How about sun angle? Are you going to be staring into a glaring afternoon sun? Some hunters also put in plots too close to bedding areas and then find them difficult to approach without spooking deer. A better bet is to put it slightly farther along likely travel routes toward major evening feeding areas.


Food Plot Flub No. 5:
Too Many Single-Species Plantings

If you have a large property and want to experiment and compare how deer use specific plant varieties, this makes an interesting project. But for most small-property landowners, mixtures are preferable to single- species food plots.

Wildlife seed companies conduct extensive research to discover plant combinations that grow well together and complement each other. For just a few bucks more than buying cheap generic single plant seeds, you can put in these mixtures designed in just the right portions so the larger plants don’t overwhelm the smaller ones but rather complement them and protect them, too.

The plants included will also often reach peak palatability at different times. For instance, a cereal grain/ brassica mixture might tempt deer first with its tender early oat shoots in September while the kale, rape or turnips in the mixture become more attractive after the first frost converts the starches in the plants to sugars.

I’ve also found that some bucks prefer a specific plant while others prefer a different one. Having a mixture ensures that all of the deer in your area will likely find something to their liking in your plots. And if one plant doesn’t do well in the soil on that site, chances are the others will thrive and compensate for that poor performer. Of course there are exceptions to this advice. A pure radish, ladino clover or oat plot can be dynamite!

Food Plot Flub No. 6:
Putting Plots Too Close to Roads or Property Boundaries

If you have good potential plot sites in these areas, it’s hard to resist not planting them. But there are two negatives to this. One, unscrupulous people might be tempted to poach a big buck they see in the plot. Two, mature animals will be wary of using these sites because of road traffic or activity on the neighbor’s land.

If you don’t have many other choices, shield these plots by planting strips of annual crops such as sorghum, Egyptian wheat, Sudan grass or Mossy Oak’s Blind Spot, which can grow 8 to 10 feet tall. For a long-term solution, consider planting native warm season grasses such as switchgrass, Indian grass, big and little bluestem, or fast-growing conifers such as white pine.

Food Plot Flub No. 7:
Not Planting Some Drought-Tolerant Crops

Much of the country experiences extended, dry periods every summer. Have some plots put in that will continue to produce at least some forage and not die-off in these conditions. This will take some of the pressure off of stressed crops such as clover that will usually survive through dry times, but not produce much palatable forage in the withering heat.

Top choices include lablab, sunn hemp and Eagle Seed Roundup-Ready soybeans. Chicory is also good and is often mixed with ladino clover by wildlife seed companies to take some of the pressure off that legume during the driest periods.


Food Plot Flub No. 8:
NotProtecting Vulnerable Plants When They are Young

Many food plot plants, such as clover, sunn hemp and cereal grains are fairly immune to early browsing pressure. Others, such as soybeans, lablab, cowpeas and sunflowers, can be destroyed if fed on heavily by deer as soon as they emerge. I’ve had whole fields of lablab and soybeans demolished in a few days before I learned ways to prevent this disaster.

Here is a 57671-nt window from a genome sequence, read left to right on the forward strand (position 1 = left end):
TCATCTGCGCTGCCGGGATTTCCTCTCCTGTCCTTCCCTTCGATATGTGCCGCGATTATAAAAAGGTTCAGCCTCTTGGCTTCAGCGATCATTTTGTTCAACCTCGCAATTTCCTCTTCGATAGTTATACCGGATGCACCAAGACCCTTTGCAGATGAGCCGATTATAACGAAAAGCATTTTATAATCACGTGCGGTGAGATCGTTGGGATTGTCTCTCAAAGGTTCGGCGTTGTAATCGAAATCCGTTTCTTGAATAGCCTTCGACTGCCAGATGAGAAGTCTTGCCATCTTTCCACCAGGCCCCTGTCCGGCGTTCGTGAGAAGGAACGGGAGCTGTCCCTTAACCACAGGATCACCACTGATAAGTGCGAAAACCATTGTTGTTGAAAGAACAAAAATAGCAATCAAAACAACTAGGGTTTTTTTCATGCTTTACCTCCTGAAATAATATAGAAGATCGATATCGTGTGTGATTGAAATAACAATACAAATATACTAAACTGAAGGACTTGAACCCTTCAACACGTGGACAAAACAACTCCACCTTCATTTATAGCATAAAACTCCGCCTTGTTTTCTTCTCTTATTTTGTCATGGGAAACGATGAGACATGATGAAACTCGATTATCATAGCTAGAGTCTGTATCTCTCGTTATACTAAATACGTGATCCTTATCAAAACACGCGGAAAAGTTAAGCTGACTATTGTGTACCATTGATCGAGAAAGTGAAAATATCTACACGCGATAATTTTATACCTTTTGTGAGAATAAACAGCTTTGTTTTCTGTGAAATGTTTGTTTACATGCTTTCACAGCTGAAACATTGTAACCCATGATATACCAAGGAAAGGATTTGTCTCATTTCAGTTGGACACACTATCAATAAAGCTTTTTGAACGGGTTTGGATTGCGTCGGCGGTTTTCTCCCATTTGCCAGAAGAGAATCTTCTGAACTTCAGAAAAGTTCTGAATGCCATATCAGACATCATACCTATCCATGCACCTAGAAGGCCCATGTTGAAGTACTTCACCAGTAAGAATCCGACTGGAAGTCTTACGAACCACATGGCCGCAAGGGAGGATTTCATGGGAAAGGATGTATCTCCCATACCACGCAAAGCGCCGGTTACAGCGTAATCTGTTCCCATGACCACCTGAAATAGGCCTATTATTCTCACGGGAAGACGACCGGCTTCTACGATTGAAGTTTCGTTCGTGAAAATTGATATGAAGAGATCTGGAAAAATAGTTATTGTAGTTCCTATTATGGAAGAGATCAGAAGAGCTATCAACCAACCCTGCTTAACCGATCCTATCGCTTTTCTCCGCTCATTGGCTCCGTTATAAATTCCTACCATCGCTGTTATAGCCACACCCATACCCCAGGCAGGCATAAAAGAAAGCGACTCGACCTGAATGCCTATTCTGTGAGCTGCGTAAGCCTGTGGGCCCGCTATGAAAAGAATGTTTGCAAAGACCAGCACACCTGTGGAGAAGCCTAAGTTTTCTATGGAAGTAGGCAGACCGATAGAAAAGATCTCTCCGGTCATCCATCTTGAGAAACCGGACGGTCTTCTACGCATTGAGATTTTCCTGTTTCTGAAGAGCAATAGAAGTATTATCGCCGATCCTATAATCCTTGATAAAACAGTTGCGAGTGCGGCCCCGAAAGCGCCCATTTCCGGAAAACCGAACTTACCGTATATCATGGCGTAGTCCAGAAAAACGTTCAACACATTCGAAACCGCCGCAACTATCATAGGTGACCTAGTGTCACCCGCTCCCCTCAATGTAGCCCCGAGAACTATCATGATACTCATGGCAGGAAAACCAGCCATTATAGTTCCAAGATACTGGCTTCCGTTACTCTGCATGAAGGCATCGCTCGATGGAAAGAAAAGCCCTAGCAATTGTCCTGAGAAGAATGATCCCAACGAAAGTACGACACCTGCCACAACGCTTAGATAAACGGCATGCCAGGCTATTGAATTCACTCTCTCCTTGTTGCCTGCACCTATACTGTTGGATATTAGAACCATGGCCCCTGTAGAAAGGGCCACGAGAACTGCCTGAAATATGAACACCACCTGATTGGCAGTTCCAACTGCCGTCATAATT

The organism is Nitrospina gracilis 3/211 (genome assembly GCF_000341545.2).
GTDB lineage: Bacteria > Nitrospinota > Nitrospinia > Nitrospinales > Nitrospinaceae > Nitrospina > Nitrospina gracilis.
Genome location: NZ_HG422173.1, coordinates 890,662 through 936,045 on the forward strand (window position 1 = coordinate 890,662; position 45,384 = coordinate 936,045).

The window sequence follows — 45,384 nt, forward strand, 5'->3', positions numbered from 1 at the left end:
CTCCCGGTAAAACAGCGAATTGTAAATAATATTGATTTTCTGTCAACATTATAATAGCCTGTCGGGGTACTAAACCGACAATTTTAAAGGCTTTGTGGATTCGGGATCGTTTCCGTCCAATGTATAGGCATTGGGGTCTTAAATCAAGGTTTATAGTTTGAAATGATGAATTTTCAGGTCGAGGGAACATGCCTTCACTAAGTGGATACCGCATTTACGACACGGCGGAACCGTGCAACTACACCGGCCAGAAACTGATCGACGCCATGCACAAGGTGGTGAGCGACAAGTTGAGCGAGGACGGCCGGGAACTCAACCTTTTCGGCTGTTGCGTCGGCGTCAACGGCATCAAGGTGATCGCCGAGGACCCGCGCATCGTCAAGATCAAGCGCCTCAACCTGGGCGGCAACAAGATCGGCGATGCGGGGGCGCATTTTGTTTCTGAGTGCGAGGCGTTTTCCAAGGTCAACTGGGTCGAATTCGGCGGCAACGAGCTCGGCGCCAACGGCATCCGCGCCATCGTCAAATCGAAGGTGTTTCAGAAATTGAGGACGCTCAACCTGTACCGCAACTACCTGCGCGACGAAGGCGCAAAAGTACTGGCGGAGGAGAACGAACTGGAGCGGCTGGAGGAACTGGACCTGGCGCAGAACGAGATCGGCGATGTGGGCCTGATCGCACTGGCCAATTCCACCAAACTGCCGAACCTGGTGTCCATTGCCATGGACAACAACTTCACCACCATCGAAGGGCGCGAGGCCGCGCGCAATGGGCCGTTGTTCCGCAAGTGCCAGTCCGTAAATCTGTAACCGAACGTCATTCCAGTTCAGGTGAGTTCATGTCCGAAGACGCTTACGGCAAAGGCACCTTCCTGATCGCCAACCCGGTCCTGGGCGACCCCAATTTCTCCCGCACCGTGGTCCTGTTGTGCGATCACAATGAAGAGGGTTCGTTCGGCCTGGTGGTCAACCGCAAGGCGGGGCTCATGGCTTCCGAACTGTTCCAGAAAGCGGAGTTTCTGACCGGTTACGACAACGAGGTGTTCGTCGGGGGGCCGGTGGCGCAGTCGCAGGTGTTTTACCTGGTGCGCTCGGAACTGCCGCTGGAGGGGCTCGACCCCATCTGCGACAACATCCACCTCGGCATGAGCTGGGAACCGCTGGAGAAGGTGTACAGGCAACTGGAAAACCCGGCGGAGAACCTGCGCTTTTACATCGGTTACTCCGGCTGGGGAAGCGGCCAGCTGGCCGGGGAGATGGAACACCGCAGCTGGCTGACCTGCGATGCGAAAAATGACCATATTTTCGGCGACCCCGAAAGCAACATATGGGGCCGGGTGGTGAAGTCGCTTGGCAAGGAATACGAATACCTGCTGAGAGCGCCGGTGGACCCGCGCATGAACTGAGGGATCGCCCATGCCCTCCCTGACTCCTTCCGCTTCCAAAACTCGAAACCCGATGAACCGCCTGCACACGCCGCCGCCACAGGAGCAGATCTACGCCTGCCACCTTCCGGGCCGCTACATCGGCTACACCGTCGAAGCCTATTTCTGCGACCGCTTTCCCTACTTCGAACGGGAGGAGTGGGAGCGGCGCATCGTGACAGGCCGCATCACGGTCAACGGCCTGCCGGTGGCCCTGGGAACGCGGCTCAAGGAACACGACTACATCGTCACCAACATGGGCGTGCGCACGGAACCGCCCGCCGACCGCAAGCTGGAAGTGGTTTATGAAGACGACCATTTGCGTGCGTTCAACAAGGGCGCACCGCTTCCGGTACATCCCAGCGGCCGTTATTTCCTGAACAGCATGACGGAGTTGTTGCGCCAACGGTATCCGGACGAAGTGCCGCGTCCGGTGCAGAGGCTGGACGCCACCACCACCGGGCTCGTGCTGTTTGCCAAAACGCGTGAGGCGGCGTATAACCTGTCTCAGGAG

Choose one or a combination of methods for protecting young vulnerable plots during their early growth stages, including electric fencing, Milorganite fertilizer, nurse crops and Plot Saver or P2 Plot Protector ribbon and deer repellent systems.

If you have enough land available, simply putting in more crops than the deer can destroy during their first four to five weeks when they are most vulnerable is a great approach. Overwhelm them with the amount you put in. Then many of the areas they have fed on will come back as the deer move on to other plants in a different section.

Food Plot Flub No. 9:
Not Considering the Security Needs of Mature Bucks

Too many people want picture-perfect, neatly manicured plots with neat open borders. The fact is a plot with brushy edges, a deadfall in the middle, a row of tall grass leading into it and a pile of cut cedars nearby is more likely to entice a mature buck out into the open during shooting light. A natural, shrubby look with some cover and brush or blowdowns will be more appealing to an old, wary animal than a neatly trimmed plot bordering an open crop field on one side and a mature forest on the other.

Add shrubs and a few fruit trees. Plant a row of conifers or warm season grasses bordering it and knock down or hinge-cut a couple of low-value trees on the edge. Pile some cedars to block an entry point you can’t cover and provide a feeling of security to nearby bucks. You want them to think this isn’t a man-made trap, but just an appealing, secure place that happens to have some really tasty food growing amid the security cover.

Food Plot Flub No. 10:
Not Getting the Kids and Family Involved

Perhaps even more than hunting,food plot work is fun for the whole family. Start them early. Bring your spouse, children, grandkids or a neighbor’s kids. You don’t have to be quiet and whispery like you do on a stand and can have a blast working the land, spreading seed and watching and tending your crops as they grow. Share it and appreciate the help you’re getting while also instilling an interest in land and wildlife management that will sustain them with a lifetime of rewards that come from being deeply involved with the outdoors, nature and white-tailed deer.

— Gerald Almy is an award-winning outdoor writer from Virginia who enjoys improving the habitat for whitetails on his farm as much as he enjoys hunting them.